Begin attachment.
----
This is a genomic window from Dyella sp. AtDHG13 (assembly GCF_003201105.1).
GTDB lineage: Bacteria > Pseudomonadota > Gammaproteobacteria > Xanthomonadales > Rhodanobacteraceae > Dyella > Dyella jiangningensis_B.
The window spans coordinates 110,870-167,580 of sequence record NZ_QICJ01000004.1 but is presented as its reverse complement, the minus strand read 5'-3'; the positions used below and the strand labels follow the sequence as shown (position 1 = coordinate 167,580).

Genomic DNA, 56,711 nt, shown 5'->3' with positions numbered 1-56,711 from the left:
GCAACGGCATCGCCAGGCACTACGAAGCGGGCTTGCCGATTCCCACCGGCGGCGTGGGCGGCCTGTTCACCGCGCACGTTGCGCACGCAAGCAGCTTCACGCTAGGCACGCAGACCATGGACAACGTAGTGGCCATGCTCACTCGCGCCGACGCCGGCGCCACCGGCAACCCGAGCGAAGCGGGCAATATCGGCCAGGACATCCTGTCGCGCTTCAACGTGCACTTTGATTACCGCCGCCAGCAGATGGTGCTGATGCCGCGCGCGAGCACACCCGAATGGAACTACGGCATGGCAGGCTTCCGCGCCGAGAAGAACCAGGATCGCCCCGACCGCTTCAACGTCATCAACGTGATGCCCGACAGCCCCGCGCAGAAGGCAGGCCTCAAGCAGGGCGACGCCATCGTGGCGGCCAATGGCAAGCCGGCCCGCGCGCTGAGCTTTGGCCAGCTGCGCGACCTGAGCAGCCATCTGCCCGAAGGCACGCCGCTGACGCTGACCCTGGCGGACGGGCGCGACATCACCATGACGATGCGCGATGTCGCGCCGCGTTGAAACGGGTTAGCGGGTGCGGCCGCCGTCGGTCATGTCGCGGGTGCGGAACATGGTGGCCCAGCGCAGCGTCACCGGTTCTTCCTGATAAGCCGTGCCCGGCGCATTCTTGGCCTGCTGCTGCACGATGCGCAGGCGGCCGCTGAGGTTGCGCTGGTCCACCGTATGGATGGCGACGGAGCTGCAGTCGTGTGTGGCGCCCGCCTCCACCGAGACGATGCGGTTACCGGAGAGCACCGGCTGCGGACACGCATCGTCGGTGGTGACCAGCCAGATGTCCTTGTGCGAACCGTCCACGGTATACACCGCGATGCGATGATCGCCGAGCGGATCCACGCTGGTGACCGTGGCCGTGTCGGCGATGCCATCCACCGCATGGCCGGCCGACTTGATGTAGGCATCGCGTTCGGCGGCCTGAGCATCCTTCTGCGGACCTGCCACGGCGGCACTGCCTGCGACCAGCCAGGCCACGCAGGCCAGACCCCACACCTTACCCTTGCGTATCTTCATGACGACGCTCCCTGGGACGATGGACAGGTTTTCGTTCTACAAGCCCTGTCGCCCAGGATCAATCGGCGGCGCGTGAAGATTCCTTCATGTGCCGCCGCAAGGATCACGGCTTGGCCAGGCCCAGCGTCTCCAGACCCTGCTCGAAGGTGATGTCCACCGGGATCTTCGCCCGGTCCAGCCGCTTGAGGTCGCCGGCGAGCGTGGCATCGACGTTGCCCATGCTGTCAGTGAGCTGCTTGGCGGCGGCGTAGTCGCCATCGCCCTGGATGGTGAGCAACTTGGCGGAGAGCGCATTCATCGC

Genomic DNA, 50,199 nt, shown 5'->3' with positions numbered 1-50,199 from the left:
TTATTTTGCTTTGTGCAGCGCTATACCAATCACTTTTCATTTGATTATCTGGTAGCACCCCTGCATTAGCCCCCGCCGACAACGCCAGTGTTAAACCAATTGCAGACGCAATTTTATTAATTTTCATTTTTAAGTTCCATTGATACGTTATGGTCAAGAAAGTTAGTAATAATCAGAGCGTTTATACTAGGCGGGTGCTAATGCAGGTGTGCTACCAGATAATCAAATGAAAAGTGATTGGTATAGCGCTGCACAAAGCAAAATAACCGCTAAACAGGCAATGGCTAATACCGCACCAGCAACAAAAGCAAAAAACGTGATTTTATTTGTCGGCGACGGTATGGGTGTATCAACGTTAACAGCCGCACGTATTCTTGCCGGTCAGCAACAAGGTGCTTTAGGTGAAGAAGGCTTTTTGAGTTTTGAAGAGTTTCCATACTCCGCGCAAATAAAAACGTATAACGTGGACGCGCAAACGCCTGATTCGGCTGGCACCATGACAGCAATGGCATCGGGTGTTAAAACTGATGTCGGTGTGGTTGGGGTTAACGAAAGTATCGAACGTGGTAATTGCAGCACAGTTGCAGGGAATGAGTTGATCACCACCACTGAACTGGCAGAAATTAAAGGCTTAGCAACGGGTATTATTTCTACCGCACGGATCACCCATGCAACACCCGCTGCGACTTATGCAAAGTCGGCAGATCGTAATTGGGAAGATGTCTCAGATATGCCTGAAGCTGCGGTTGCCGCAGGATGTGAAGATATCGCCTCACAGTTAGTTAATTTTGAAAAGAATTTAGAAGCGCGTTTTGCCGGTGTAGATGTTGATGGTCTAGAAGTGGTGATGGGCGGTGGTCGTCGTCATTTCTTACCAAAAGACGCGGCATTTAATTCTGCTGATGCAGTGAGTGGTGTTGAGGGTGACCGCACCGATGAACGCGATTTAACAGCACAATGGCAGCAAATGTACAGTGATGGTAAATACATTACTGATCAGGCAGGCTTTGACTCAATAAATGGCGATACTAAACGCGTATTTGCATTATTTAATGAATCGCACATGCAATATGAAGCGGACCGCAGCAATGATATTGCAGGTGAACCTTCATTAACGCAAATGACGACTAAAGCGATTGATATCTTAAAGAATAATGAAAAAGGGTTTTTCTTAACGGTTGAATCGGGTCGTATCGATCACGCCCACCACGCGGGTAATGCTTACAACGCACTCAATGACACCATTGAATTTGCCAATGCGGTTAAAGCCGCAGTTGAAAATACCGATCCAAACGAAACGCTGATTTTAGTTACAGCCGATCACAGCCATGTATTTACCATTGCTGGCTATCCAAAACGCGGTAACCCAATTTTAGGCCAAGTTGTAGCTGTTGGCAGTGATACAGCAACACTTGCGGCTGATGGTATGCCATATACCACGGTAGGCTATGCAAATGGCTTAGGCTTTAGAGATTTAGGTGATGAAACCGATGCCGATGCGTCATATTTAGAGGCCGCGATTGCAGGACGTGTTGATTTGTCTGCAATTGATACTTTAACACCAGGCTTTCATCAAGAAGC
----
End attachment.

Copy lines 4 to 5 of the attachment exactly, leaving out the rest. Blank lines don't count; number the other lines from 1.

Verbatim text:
Genomic DNA, 56,711 nt, shown 5'->3' with positions numbered 1-56,711 from the left:
GCAACGGCATCGCCAGGCACTACGAAGCGGGCTTGCCGATTCCCACCGGCGGCGTGGGCGGCCTGTTCACCGCGCACGTTGCGCACGCAAGCAGCTTCACGCTAGGCACGCAGACCATGGACAACGTAGTGGCCATGCTCACTCGCGCCGACGCCGGCGCCACCGGCAACCCGAGCGAAGCGGGCAATATCGGCCAGGACATCCTGTCGCGCTTCAACGTGCACTTTGATTACCGCCGCCAGCAGATGGTGCTGATGCCGCGCGCGAGCACACCCGAATGGAACTACGGCATGGCAGGCTTCCGCGCCGAGAAGAACCAGGATCGCCCCGACCGCTTCAACGTCATCAACGTGATGCCCGACAGCCCCGCGCAGAAGGCAGGCCTCAAGCAGGGCGACGCCATCGTGGCGGCCAATGGCAAGCCGGCCCGCGCGCTGAGCTTTGGCCAGCTGCGCGACCTGAGCAGCCATCTGCCCGAAGGCACGCCGCTGACGCTGACCCTGGCGGACGGGCGCGACATCACCATGACGATGCGCGATGTCGCGCCGCGTTGAAACGGGTTAGCGGGTGCGGCCGCCGTCGGTCATGTCGCGGGTGCGGAACATGGTGGCCCAGCGCAGCGTCACCGGTTCTTCCTGATAAGCCGTGCCCGGCGCATTCTTGGCCTGCTGCTGCACGATGCGCAGGCGGCCGCTGAGGTTGCGCTGGTCCACCGTATGGATGGCGACGGAGCTGCAGTCGTGTGTGGCGCCCGCCTCCACCGAGACGATGCGGTTACCGGAGAGCACCGGCTGCGGACACGCATCGTCGGTGGTGACCAGCCAGATGTCCTTGTGCGAACCGTCCACGGTATACACCGCGATGCGATGATCGCCGAGCGGATCCACGCTGGTGACCGTGGCCGTGTCGGCGATGCCATCCACCGCATGGCCGGCCGACTTGATGTAGGCATCGCGTTCGGCGGCCTGAGCATCCTTCTGCGGACCTGCCACGGCGGCACTGCCTGCGACCAGCCAGGCCACGCAGGCCAGACCCCACACCTTACCCTTGCGTATCTTCATGACGACGCTCCCTGGGACGATGGACAGGTTTTCGTTCTACAAGCCCTGTCGCCCAGGATCAATCGGCGGCGCGTGAAGATTCCTTCATGTGCCGCCGCAAGGATCACGGCTTGGCCAGGCCCAGCGTCTCCAGACCCTGCTCGAAGGTGATGTCCACCGGGATCTTCGCCCGGTCCAGCCGCTTGAGGTCGCCGGCGAGCGTGGCATCGACGTTGCCCATGCTGTCAGTGAGCTGCTTGGCGGCGGCGTAGTCGCCATCGCCCTGGATGGTGAGCAACTTGGCGGAGAGCGCATTCATCGC